The news reported that the terrorists were on the way to join the Viva Palestina convoy, which straight away seemed a little peculiar. Why would terrorists be on the way to join such an event? What would they be planning to attack? The convoy of trucks heading for Gaza? And what sort of Jihadist terrorist would say “I know how we’ll move around without being noticed – we’ll drive down the motorway in three vans with Palestinian flags flapping from the windows and a f**king great ‘Viva Palestina’ logo painted on the side.”
The story was reported in almost every Sunday paper, with headlines such as “Galloway’s Aid Convoy linked to three terror suspects”, in the Mail on Sunday. And they had the effect of reducing contributions to the charity by eighty per cent, as the astute might have been able to predict. But the nine men, six from Blackburn and three from Burnley, were questioned, and the lorries, which were full of children’s toys, were searched. And presumably the head of the anti-terrorist squad stood there throughout saying “Check that Bratz for semtex.” By the next morning six were released without any charges, and a few days later the other three were released as well, the police appearing to be duly embarrassed to the extent they’ve paid the fares so the wrongly arrested men could catch up with the convoy, which by now was moving into Algeria.
The local councillor for the arrested men in Burnley is Wajid Khan, described how they were “Well respected men in the community, seen in a positive light.”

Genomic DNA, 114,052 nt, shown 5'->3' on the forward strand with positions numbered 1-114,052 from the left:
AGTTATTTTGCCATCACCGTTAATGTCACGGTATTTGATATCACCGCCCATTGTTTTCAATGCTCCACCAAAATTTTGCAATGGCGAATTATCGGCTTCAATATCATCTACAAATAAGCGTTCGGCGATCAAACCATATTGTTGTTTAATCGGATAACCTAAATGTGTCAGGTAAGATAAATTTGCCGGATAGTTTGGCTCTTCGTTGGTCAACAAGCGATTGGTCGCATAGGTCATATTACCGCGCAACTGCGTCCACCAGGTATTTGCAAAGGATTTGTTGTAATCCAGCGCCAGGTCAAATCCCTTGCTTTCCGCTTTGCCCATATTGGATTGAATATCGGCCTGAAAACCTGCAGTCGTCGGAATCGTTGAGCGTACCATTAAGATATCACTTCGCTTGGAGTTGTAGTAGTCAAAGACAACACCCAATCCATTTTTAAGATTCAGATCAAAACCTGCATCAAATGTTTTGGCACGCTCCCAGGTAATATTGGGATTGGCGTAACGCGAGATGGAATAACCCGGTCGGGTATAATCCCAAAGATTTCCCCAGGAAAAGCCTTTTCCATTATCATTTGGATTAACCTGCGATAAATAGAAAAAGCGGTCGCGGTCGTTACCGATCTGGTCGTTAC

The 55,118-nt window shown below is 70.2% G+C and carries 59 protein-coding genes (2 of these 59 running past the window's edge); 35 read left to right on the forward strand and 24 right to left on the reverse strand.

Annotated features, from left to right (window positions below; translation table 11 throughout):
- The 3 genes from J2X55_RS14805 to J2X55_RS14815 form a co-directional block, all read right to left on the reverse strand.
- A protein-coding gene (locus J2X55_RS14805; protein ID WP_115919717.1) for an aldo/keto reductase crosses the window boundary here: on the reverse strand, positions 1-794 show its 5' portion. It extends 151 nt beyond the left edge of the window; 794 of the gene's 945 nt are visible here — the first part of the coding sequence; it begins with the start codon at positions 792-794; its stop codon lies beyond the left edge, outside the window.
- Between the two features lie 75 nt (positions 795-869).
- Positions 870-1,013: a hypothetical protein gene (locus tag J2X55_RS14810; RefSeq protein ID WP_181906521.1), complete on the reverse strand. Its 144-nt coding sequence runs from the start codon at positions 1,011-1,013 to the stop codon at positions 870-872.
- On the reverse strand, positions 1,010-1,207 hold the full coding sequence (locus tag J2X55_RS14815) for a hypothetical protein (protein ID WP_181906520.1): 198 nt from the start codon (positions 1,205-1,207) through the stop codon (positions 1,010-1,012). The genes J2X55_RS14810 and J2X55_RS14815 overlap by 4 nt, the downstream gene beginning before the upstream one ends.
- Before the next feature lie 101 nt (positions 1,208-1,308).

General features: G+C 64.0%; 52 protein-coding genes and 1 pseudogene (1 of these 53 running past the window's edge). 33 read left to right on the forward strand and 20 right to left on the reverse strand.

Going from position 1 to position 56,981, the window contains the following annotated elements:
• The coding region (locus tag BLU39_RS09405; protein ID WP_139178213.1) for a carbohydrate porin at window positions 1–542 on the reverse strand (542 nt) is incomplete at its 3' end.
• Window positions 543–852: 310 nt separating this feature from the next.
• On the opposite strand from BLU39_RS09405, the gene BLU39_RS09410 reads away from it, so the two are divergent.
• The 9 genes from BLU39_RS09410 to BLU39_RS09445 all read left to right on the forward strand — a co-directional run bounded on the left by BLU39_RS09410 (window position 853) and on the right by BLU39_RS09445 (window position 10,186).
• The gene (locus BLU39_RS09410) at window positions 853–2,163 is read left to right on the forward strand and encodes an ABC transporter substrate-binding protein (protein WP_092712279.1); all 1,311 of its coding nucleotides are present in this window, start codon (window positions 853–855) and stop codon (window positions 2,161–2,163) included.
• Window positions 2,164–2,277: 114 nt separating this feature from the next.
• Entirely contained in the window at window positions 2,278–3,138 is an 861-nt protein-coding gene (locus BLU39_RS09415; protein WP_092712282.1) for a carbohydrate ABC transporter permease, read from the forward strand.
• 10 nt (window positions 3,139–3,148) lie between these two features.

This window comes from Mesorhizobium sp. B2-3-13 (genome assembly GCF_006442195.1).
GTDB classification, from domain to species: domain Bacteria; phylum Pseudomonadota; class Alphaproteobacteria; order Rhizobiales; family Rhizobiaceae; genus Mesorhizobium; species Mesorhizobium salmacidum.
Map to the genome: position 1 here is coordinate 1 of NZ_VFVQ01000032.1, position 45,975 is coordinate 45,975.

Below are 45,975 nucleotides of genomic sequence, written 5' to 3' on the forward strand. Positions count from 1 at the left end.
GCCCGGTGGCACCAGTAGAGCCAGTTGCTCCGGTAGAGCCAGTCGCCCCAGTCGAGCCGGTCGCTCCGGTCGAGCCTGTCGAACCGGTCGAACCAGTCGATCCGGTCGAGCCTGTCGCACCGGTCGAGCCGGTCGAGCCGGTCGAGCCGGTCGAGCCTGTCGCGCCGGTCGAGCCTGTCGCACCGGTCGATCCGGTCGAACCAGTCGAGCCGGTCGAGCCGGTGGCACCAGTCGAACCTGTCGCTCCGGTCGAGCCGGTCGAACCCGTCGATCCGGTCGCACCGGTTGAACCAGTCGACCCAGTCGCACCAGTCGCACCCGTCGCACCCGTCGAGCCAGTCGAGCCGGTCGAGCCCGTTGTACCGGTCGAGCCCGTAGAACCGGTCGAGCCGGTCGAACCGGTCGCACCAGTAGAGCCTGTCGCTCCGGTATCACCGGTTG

Presumably then, all the broadcasters and newspapers who considered it a major story that the police had successfully pulled off this anti-terrorist operation will now make it an equally prominent story that the arrests had no validity whatsoever. Apart from anything else there must be many people who saw that story, and are wondering why they’ve heard nothing about it since, assuming a bunch of terrorists have escaped and are running round on the loose. They may even indulge in some investigative work, which will show that three of the arrested men are defence witnesses in a separate trial, which may, or may not be a coincidence.
So you can’t help be suspicious that the arrest of people volunteering for charity may be connected to them being Muslims, and being associated with Palestine. If not it’s going to mean Comic Relief this year will be chaos, with Richard Hammond and Lenny Henry spending the whole evening making announcements such as “Now we’re going to meet the wonderful children of St. Josephs junior school in Kidderminster, who’ve raised two hundred and sixty-four pounds with a sponsored cartwheel race. So here’s Alan Titchmarsh to speak to them from their high security cell in Belmarsh.”